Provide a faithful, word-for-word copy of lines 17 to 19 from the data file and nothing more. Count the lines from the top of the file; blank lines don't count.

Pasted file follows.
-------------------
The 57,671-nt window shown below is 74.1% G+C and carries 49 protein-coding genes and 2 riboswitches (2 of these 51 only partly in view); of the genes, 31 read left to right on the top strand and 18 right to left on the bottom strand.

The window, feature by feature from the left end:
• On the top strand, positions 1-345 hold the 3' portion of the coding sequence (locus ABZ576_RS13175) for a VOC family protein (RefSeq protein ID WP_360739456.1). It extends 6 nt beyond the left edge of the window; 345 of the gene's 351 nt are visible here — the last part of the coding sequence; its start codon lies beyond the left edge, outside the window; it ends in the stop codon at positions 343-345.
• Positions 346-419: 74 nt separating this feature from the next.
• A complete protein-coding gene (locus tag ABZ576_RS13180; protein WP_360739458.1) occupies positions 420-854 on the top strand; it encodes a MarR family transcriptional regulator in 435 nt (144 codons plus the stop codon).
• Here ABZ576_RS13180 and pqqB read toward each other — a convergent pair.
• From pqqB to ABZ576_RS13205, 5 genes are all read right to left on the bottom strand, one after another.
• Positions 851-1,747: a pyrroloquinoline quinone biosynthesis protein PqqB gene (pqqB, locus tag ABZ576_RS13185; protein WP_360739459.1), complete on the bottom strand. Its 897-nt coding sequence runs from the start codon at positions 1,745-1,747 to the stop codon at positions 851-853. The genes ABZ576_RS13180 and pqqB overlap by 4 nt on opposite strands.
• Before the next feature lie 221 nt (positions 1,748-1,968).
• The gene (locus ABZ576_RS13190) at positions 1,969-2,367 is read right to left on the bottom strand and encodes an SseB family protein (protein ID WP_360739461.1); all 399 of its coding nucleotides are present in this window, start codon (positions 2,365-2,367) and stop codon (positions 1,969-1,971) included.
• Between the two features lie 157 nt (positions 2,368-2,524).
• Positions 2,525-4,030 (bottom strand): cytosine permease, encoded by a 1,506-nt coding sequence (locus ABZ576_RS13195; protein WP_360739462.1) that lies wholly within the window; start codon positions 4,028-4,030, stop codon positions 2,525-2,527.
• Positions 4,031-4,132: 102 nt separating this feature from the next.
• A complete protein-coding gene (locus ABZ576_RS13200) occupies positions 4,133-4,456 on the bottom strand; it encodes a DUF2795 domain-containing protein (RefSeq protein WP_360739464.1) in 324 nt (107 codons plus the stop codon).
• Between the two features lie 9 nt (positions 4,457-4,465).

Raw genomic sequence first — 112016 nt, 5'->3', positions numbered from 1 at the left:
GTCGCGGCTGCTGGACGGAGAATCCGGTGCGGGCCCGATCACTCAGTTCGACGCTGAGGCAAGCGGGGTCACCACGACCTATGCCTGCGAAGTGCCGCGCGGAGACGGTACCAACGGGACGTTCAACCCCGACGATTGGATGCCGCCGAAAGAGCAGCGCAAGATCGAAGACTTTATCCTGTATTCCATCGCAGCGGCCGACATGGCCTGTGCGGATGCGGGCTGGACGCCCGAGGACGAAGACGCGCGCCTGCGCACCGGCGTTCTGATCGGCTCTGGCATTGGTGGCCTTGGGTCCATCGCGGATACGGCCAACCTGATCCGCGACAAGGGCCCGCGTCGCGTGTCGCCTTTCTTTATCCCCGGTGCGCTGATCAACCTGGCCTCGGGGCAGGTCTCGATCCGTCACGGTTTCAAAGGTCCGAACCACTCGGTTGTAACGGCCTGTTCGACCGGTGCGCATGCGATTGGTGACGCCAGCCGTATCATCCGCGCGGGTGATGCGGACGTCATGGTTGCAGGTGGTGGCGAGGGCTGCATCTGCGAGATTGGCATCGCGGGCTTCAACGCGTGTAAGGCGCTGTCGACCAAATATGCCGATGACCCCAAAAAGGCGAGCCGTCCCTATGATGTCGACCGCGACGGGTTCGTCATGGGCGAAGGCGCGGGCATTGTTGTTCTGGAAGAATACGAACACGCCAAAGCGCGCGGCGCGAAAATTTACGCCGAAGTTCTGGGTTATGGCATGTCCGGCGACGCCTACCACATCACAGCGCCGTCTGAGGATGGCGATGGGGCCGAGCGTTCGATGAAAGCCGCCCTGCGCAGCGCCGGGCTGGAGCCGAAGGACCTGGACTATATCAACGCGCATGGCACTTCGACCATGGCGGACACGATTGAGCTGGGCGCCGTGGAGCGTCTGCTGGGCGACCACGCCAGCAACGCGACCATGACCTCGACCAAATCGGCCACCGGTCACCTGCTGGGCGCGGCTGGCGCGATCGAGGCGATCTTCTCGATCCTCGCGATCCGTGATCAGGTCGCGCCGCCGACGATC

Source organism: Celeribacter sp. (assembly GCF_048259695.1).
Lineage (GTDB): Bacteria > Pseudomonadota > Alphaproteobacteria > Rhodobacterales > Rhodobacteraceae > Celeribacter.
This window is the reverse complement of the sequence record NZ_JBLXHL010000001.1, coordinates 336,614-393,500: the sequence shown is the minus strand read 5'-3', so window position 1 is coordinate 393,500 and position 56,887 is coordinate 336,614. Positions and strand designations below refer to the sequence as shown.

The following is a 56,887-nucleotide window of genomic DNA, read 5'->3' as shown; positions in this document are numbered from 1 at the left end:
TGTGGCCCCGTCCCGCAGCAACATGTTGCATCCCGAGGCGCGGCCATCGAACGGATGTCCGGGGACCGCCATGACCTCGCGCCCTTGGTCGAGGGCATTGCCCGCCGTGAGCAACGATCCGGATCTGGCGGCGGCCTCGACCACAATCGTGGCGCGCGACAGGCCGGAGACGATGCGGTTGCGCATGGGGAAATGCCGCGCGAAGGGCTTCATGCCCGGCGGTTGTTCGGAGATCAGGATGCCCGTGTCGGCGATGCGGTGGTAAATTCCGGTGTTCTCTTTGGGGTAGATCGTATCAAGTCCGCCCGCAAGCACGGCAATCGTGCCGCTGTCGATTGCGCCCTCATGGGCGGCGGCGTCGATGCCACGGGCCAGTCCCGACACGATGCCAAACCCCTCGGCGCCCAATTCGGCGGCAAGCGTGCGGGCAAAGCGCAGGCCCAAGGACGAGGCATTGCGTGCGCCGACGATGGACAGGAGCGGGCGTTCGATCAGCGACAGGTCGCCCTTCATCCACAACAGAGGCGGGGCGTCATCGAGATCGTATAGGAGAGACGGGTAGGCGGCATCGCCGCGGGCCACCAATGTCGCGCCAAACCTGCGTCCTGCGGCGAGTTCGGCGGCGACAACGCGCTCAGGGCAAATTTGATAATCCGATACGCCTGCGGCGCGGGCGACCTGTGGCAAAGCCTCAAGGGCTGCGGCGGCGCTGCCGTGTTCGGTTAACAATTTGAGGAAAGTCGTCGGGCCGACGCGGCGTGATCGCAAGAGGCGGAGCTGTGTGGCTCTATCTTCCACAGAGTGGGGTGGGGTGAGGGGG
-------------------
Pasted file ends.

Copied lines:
GTCGCGGCTGCTGGACGGAGAATCCGGTGCGGGCCCGATCACTCAGTTCGACGCTGAGGCAAGCGGGGTCACCACGACCTATGCCTGCGAAGTGCCGCGCGGAGACGGTACCAACGGGACGTTCAACCCCGACGATTGGATGCCGCCGAAAGAGCAGCGCAAGATCGAAGACTTTATCCTGTATTCCATCGCAGCGGCCGACATGGCCTGTGCGGATGCGGGCTGGACGCCCGAGGACGAAGACGCGCGCCTGCGCACCGGCGTTCTGATCGGCTCTGGCATTGGTGGCCTTGGGTCCATCGCGGATACGGCCAACCTGATCCGCGACAAGGGCCCGCGTCGCGTGTCGCCTTTCTTTATCCCCGGTGCGCTGATCAACCTGGCCTCGGGGCAGGTCTCGATCCGTCACGGTTTCAAAGGTCCGAACCACTCGGTTGTAACGGCCTGTTCGACCGGTGCGCATGCGATTGGTGACGCCAGCCGTATCATCCGCGCGGGTGATGCGGACGTCATGGTTGCAGGTGGTGGCGAGGGCTGCATCTGCGAGATTGGCATCGCGGGCTTCAACGCGTGTAAGGCGCTGTCGACCAAATATGCCGATGACCCCAAAAAGGCGAGCCGTCCCTATGATGTCGACCGCGACGGGTTCGTCATGGGCGAAGGCGCGGGCATTGTTGTTCTGGAAGAATACGAACACGCCAAAGCGCGCGGCGCGAAAATTTACGCCGAAGTTCTGGGTTATGGCATGTCCGGCGACGCCTACCACATCACAGCGCCGTCTGAGGATGGCGATGGGGCCGAGCGTTCGATGAAAGCCGCCCTGCGCAGCGCCGGGCTGGAGCCGAAGGACCTGGACTATATCAACGCGCATGGCACTTCGACCATGGCGGACACGATTGAGCTGGGCGCCGTGGAGCGTCTGCTGGGCGACCACGCCAGCAACGCGACCATGACCTCGACCAAATCGGCCACCGGTCACCTGCTGGGCGCGGCTGGCGCGATCGAGGCGATCTTCTCGATCCTCGCGATCCGTGATCAGGTCGCGCCGCCGACGATC

Source organism: Celeribacter sp. (assembly GCF_048259695.1).
Lineage (GTDB): Bacteria > Pseudomonadota > Alphaproteobacteria > Rhodobacterales > Rhodobacteraceae > Celeribacter.